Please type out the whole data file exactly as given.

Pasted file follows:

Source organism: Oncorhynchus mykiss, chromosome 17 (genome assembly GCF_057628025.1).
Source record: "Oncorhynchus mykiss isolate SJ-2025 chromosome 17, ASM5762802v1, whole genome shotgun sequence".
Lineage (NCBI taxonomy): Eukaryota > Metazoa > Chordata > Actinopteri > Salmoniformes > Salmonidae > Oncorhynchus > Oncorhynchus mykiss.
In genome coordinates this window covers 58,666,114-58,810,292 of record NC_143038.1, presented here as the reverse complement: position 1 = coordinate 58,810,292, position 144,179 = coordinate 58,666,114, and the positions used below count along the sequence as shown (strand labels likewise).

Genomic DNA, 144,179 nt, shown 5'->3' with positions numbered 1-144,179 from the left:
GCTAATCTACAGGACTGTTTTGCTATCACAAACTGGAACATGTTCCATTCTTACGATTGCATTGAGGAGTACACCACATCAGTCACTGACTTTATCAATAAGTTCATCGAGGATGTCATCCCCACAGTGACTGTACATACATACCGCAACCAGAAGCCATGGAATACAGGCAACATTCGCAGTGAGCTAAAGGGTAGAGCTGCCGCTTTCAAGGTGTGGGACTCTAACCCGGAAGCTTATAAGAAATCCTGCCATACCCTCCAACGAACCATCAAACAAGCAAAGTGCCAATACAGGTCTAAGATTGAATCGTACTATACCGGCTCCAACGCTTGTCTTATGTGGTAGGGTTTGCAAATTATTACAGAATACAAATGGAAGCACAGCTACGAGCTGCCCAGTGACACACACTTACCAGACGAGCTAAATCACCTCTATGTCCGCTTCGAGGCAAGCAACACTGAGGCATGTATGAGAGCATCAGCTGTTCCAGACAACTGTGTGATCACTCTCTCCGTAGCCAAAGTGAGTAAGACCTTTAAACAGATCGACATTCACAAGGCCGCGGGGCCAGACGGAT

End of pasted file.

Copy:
Source organism: Oncorhynchus mykiss, chromosome 17 (genome assembly GCF_057628025.1).
Source record: "Oncorhynchus mykiss isolate SJ-2025 chromosome 17, ASM5762802v1, whole genome shotgun sequence".
Lineage (NCBI taxonomy): Eukaryota > Metazoa > Chordata > Actinopteri > Salmoniformes > Salmonidae > Oncorhynchus > Oncorhynchus mykiss.
In genome coordinates this window covers 58,666,114-58,810,292 of record NC_143038.1, presented here as the reverse complement: position 1 = coordinate 58,810,292, position 144,179 = coordinate 58,666,114, and the positions used below count along the sequence as shown (strand labels likewise).

Genomic DNA, 144,179 nt, shown 5'->3' with positions numbered 1-144,179 from the left:
GCTAATCTACAGGACTGTTTTGCTATCACAAACTGGAACATGTTCCATTCTTACGATTGCATTGAGGAGTACACCACATCAGTCACTGACTTTATCAATAAGTTCATCGAGGATGTCATCCCCACAGTGACTGTACATACATACCGCAACCAGAAGCCATGGAATACAGGCAACATTCGCAGTGAGCTAAAGGGTAGAGCTGCCGCTTTCAAGGTGTGGGACTCTAACCCGGAAGCTTATAAGAAATCCTGCCATACCCTCCAACGAACCATCAAACAAGCAAAGTGCCAATACAGGTCTAAGATTGAATCGTACTATACCGGCTCCAACGCTTGTCTTATGTGGTAGGGTTTGCAAATTATTACAGAATACAAATGGAAGCACAGCTACGAGCTGCCCAGTGACACACACTTACCAGACGAGCTAAATCACCTCTATGTCCGCTTCGAGGCAAGCAACACTGAGGCATGTATGAGAGCATCAGCTGTTCCAGACAACTGTGTGATCACTCTCTCCGTAGCCAAAGTGAGTAAGACCTTTAAACAGATCGACATTCACAAGGCCGCGGGGCCAGACGGAT